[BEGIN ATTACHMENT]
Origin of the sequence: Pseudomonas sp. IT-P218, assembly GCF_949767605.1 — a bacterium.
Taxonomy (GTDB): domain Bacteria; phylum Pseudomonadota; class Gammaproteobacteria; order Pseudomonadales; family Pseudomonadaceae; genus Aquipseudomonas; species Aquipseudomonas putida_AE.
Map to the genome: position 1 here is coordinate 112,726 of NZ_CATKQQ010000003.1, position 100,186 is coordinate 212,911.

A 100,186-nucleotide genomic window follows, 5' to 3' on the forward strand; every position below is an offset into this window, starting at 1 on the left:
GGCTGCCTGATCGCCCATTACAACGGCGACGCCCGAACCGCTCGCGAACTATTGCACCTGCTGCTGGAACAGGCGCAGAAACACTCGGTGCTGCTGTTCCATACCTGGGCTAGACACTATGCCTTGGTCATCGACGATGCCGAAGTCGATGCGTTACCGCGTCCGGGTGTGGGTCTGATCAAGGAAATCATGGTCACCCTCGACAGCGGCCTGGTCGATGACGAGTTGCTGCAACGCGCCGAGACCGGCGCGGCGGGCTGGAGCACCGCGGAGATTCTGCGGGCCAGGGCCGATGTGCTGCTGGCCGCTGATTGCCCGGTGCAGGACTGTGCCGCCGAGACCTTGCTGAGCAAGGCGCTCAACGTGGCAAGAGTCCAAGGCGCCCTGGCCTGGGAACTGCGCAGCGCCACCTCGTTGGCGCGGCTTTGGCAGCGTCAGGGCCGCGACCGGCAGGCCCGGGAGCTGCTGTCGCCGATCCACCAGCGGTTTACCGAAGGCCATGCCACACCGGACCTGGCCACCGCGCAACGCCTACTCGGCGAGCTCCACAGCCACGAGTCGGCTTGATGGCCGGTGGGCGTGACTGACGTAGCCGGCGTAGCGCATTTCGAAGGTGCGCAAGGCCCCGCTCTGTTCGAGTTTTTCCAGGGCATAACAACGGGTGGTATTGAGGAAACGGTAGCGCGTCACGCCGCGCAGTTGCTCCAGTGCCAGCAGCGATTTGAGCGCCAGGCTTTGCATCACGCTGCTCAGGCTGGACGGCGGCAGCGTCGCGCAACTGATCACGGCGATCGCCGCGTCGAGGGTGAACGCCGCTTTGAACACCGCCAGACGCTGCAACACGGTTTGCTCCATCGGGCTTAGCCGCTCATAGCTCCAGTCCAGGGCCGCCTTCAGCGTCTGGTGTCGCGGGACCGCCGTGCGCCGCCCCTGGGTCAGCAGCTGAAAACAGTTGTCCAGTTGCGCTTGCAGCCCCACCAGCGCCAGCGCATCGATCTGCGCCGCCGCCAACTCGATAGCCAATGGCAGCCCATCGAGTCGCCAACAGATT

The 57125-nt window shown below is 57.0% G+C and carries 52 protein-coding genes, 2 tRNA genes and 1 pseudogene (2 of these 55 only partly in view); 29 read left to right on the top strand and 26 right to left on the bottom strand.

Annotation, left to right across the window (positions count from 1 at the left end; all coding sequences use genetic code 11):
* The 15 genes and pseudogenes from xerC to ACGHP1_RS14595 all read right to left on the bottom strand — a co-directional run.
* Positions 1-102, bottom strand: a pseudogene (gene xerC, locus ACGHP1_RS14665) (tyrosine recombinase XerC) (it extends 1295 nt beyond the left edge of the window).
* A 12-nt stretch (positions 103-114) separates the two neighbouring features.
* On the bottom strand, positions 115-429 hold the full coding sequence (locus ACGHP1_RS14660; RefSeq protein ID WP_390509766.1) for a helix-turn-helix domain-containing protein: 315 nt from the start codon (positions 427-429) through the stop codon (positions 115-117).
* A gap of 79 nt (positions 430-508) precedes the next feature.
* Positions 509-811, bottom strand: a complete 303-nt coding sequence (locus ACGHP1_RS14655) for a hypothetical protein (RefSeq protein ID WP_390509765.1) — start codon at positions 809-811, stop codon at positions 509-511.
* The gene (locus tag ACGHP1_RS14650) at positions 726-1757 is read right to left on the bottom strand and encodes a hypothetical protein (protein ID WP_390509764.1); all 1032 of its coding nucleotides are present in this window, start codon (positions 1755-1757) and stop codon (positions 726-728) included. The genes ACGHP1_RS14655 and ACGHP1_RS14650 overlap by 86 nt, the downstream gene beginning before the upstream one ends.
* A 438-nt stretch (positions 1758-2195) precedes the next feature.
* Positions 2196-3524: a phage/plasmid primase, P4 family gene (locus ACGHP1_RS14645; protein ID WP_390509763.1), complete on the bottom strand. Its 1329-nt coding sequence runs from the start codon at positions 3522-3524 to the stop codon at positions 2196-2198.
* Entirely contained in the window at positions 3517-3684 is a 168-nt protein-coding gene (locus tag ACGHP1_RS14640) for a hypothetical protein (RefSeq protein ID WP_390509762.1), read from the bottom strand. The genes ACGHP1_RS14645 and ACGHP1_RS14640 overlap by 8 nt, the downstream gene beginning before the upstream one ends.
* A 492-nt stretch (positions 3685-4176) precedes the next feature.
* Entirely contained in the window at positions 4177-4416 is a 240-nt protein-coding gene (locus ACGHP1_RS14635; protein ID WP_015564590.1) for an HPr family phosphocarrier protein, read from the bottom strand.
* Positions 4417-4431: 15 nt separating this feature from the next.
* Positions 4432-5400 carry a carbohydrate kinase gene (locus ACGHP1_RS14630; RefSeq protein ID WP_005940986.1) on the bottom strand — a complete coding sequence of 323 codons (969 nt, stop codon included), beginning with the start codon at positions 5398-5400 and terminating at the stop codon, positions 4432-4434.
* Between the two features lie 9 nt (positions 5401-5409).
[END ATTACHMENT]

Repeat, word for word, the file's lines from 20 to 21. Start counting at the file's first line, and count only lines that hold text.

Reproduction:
* Positions 4417-4431: 15 nt separating this feature from the next.
* Positions 4432-5400 carry a carbohydrate kinase gene (locus ACGHP1_RS14630; RefSeq protein ID WP_005940986.1) on the bottom strand — a complete coding sequence of 323 codons (969 nt, stop codon included), beginning with the start codon at positions 5398-5400 and terminating at the stop codon, positions 4432-4434.